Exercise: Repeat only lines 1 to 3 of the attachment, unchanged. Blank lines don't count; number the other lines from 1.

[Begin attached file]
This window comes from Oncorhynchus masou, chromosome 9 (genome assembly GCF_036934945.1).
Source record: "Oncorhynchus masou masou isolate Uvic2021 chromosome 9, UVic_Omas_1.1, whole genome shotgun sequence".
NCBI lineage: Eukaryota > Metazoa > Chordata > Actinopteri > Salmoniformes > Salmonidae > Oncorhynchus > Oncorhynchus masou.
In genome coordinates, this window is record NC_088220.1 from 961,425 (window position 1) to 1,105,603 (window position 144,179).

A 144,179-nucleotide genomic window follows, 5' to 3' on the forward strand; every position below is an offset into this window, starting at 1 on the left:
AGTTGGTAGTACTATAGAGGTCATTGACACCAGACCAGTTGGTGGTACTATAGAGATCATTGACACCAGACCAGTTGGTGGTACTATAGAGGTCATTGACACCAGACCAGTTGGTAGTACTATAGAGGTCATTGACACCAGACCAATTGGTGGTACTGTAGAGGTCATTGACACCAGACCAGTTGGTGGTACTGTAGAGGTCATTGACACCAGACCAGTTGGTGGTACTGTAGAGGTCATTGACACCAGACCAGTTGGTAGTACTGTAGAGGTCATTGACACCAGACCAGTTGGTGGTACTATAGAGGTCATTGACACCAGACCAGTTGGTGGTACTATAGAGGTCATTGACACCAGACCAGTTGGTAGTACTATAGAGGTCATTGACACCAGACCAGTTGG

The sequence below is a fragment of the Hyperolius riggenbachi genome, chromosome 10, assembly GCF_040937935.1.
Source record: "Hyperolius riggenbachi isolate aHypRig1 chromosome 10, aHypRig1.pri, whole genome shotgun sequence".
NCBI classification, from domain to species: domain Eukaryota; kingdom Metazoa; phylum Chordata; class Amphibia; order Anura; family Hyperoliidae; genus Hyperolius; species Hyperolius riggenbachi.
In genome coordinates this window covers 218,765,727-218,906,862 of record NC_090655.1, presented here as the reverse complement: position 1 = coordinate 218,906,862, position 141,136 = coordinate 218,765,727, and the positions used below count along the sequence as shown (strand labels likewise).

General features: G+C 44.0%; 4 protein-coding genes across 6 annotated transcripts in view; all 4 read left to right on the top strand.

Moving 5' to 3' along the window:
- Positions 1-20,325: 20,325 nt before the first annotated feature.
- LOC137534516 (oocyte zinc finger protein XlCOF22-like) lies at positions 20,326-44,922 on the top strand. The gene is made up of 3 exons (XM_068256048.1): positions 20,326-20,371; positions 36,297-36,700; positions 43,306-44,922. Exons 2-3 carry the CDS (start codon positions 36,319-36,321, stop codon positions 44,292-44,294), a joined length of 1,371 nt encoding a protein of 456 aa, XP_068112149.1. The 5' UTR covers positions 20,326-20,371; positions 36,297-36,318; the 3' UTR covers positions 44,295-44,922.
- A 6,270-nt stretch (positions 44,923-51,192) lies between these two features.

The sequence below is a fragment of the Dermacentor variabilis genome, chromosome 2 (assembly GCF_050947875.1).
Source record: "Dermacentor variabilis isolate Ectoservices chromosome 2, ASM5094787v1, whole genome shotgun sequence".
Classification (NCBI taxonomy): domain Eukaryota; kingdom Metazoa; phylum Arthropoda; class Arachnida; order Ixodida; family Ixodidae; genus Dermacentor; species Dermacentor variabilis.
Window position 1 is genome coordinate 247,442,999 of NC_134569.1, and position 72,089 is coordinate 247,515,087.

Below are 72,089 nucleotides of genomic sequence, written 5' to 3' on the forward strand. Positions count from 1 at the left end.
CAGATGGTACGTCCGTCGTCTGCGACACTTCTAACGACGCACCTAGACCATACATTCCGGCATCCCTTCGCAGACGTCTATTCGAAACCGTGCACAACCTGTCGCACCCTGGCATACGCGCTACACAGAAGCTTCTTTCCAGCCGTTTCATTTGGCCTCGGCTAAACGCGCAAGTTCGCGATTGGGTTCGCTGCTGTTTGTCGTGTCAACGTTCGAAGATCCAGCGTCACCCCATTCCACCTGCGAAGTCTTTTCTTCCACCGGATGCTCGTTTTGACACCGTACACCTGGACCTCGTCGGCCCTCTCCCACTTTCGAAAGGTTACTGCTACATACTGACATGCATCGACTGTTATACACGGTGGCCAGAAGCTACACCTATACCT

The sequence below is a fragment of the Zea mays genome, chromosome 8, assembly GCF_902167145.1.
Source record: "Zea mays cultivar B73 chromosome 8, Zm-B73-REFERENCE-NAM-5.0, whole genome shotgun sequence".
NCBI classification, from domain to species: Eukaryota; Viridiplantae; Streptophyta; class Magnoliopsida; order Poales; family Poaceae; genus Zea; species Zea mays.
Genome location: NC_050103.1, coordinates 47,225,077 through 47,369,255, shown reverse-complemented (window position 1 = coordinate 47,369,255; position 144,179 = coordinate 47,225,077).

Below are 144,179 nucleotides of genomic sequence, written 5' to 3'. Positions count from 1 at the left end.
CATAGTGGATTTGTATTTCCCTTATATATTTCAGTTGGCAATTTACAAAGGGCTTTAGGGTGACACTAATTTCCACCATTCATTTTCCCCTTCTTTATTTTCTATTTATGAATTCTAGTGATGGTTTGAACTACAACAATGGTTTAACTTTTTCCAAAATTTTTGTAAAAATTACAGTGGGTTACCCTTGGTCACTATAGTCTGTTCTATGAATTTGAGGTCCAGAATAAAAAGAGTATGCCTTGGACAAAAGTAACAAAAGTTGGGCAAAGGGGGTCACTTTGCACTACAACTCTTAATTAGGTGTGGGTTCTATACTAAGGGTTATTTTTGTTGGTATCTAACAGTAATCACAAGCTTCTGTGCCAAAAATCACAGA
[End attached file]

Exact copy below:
This window comes from Oncorhynchus masou, chromosome 9 (genome assembly GCF_036934945.1).
Source record: "Oncorhynchus masou masou isolate Uvic2021 chromosome 9, UVic_Omas_1.1, whole genome shotgun sequence".
NCBI lineage: Eukaryota > Metazoa > Chordata > Actinopteri > Salmoniformes > Salmonidae > Oncorhynchus > Oncorhynchus masou.